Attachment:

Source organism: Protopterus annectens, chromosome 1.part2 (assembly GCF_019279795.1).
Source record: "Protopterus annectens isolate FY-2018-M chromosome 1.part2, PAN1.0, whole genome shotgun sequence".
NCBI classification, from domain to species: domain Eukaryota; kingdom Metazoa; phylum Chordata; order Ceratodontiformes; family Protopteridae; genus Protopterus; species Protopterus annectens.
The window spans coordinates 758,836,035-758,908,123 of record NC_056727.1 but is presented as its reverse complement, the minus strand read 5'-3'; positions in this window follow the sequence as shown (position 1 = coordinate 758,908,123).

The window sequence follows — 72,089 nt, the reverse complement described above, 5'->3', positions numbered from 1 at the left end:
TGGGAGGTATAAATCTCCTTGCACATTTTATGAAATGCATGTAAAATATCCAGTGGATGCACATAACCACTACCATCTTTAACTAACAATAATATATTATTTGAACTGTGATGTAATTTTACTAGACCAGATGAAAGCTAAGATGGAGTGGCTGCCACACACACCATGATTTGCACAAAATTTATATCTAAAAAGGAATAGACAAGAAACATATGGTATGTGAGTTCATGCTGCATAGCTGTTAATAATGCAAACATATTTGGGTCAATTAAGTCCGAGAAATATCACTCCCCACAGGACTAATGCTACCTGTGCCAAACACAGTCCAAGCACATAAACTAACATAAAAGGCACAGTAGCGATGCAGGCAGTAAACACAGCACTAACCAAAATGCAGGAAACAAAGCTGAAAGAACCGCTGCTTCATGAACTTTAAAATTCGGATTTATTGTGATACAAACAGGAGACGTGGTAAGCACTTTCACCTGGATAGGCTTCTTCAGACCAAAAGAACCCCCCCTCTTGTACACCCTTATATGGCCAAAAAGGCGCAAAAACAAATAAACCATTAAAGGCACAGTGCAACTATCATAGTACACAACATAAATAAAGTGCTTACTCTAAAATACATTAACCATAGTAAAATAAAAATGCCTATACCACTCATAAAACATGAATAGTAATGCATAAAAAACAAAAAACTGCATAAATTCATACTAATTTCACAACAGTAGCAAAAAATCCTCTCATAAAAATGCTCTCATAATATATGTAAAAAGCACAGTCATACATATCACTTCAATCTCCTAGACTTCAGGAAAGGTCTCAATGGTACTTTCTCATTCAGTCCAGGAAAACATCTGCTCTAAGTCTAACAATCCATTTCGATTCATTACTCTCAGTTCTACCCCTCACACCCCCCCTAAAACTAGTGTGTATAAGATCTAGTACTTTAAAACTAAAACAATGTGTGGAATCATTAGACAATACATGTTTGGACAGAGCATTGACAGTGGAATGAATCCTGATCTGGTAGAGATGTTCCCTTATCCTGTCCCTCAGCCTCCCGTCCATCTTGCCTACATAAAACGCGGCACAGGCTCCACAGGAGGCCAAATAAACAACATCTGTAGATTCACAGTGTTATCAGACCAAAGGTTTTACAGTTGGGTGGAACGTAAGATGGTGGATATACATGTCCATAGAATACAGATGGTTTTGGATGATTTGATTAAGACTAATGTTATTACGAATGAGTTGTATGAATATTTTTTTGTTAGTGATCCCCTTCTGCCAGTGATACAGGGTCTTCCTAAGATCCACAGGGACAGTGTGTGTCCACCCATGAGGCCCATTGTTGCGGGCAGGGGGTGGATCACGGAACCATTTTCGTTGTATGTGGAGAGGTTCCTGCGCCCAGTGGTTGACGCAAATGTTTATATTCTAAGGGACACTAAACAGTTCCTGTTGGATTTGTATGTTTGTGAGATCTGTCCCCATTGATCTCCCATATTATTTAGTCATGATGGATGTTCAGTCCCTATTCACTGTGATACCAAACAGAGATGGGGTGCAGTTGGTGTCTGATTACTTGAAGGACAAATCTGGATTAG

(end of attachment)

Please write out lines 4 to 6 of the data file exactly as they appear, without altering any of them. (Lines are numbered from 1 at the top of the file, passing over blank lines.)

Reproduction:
The window spans coordinates 758,836,035-758,908,123 of record NC_056727.1 but is presented as its reverse complement, the minus strand read 5'-3'; positions in this window follow the sequence as shown (position 1 = coordinate 758,908,123).

The window sequence follows — 72,089 nt, the reverse complement described above, 5'->3', positions numbered from 1 at the left end:
TGGGAGGTATAAATCTCCTTGCACATTTTATGAAATGCATGTAAAATATCCAGTGGATGCACATAACCACTACCATCTTTAACTAACAATAATATATTATTTGAACTGTGATGTAATTTTACTAGACCAGATGAAAGCTAAGATGGAGTGGCTGCCACACACACCATGATTTGCACAAAATTTATATCTAAAAAGGAATAGACAAGAAACATATGGTATGTGAGTTCATGCTGCATAGCTGTTAATAATGCAAACATATTTGGGTCAATTAAGTCCGAGAAATATCACTCCCCACAGGACTAATGCTACCTGTGCCAAACACAGTCCAAGCACATAAACTAACATAAAAGGCACAGTAGCGATGCAGGCAGTAAACACAGCACTAACCAAAATGCAGGAAACAAAGCTGAAAGAACCGCTGCTTCATGAACTTTAAAATTCGGATTTATTGTGATACAAACAGGAGACGTGGTAAGCACTTTCACCTGGATAGGCTTCTTCAGACCAAAAGAACCCCCCCTCTTGTACACCCTTATATGGCCAAAAAGGCGCAAAAACAAATAAACCATTAAAGGCACAGTGCAACTATCATAGTACACAACATAAATAAAGTGCTTACTCTAAAATACATTAACCATAGTAAAATAAAAATGCCTATACCACTCATAAAACATGAATAGTAATGCATAAAAAACAAAAAACTGCATAAATTCATACTAATTTCACAACAGTAGCAAAAAATCCTCTCATAAAAATGCTCTCATAATATATGTAAAAAGCACAGTCATACATATCACTTCAATCTCCTAGACTTCAGGAAAGGTCTCAATGGTACTTTCTCATTCAGTCCAGGAAAACATCTGCTCTAAGTCTAACAATCCATTTCGATTCATTACTCTCAGTTCTACCCCTCACACCCCCCCTAAAACTAGTGTGTATAAGATCTAGTACTTTAAAACTAAAACAATGTGTGGAATCATTAGACAATACATGTTTGGACAGAGCATTGACAGTGGAATGAATCCTGATCTGGTAGAGATGTTCCCTTATCCTGTCCCTCAGCCTCCCGTCCATCTTGCCTACATAAAACGCGGCACAGGCTCCACAGGAGGCCAAATAAACAACATCTGTAGATTCACAGTGTTATCAGACCAAAGGTTTTACAGTTGGGTGGAACGTAAGATGGTGGATATACATGTCCATAGAATACAGATGGTTTTGGATGATTTGATTAAGACTAATGTTATTACGAATGAGTTGTATGAATATTTTTTTGTTAGTGATCCCCTTCTGCCAGTGATACAGGGTCTTCCTAAGATCCACAGGGACAGTGTGTGTCCACCCATGAGGCCCATTGTTGCGGGCAGGGGGTGGATCACGGAACCATTTTCGTTGTATGTGGAGAGGTTCCTGCGCCCAGTGGTTGACGCAAATGTTTATATTCTAAGGGACACTAAACAGTTCCTGTTGGATTTGTATGTTTGTGAGATCTGTCCCCATTGATCTCCCATATTATTTAGTCATGATGGATGTTCAGTCCCTATTCACTGTGATACCAAACAGAGATGGGGTGCAGTTGGTGTCTGATTACTTGAAGGACAAATCTGGATTAG